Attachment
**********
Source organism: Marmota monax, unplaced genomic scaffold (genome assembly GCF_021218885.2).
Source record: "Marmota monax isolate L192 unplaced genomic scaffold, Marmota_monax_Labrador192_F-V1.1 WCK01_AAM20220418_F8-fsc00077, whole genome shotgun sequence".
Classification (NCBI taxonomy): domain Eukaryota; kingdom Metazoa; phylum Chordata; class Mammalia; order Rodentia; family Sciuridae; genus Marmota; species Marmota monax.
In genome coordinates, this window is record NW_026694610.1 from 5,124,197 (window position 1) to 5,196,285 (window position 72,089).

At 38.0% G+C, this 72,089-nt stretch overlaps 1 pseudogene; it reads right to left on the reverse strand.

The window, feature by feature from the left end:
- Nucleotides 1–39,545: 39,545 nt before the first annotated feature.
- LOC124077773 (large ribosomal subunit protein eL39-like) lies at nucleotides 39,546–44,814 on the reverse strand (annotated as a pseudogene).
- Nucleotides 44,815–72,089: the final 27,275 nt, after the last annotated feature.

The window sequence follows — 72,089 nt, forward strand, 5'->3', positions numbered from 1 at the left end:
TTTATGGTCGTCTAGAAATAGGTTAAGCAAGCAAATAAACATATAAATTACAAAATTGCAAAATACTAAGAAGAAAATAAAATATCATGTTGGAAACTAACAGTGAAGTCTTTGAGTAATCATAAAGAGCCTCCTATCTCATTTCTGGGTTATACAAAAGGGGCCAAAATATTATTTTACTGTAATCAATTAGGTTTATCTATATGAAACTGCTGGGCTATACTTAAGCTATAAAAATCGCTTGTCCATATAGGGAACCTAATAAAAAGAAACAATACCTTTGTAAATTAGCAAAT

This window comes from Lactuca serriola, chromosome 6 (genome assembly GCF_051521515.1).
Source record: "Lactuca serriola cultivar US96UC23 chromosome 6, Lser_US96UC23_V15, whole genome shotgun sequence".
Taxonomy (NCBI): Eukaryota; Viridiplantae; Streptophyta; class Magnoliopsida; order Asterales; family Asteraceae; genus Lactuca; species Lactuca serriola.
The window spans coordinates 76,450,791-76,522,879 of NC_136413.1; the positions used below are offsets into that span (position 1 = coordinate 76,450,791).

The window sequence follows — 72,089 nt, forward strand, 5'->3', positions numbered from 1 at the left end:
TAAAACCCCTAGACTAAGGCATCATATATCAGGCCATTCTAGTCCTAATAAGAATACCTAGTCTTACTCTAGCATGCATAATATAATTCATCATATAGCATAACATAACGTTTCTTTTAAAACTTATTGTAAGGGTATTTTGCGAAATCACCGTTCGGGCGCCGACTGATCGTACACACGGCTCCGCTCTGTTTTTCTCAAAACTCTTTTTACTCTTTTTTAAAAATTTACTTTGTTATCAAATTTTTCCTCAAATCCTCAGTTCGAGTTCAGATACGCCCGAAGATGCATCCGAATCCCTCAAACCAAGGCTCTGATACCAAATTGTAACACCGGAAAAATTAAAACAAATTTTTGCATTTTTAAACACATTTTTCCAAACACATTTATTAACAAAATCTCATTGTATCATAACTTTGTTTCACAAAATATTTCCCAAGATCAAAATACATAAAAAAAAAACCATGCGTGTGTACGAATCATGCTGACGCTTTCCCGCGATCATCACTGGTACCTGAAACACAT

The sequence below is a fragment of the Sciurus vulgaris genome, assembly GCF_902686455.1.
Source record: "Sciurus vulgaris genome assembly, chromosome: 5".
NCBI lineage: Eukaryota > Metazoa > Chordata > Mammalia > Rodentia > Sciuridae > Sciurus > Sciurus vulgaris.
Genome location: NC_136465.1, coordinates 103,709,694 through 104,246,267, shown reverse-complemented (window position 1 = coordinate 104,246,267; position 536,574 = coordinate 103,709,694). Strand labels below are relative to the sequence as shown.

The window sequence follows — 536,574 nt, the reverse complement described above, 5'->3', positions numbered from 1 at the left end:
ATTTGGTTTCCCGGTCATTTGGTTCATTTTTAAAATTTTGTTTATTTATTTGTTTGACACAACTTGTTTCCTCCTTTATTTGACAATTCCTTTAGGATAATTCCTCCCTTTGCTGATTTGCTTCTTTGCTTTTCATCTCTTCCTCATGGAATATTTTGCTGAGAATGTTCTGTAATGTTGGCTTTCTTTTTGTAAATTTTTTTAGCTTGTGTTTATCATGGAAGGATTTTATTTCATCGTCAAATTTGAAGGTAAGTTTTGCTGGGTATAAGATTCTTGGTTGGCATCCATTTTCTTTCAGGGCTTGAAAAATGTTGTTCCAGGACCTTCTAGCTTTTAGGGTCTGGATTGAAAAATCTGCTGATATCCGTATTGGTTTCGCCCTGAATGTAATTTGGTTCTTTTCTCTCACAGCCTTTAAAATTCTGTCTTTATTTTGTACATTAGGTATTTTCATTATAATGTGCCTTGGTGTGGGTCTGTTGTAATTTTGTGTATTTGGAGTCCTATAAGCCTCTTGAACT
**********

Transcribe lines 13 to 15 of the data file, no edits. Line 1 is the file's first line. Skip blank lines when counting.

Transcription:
Source record: "Lactuca serriola cultivar US96UC23 chromosome 6, Lser_US96UC23_V15, whole genome shotgun sequence".
Taxonomy (NCBI): Eukaryota; Viridiplantae; Streptophyta; class Magnoliopsida; order Asterales; family Asteraceae; genus Lactuca; species Lactuca serriola.
The window spans coordinates 76,450,791-76,522,879 of NC_136413.1; the positions used below are offsets into that span (position 1 = coordinate 76,450,791).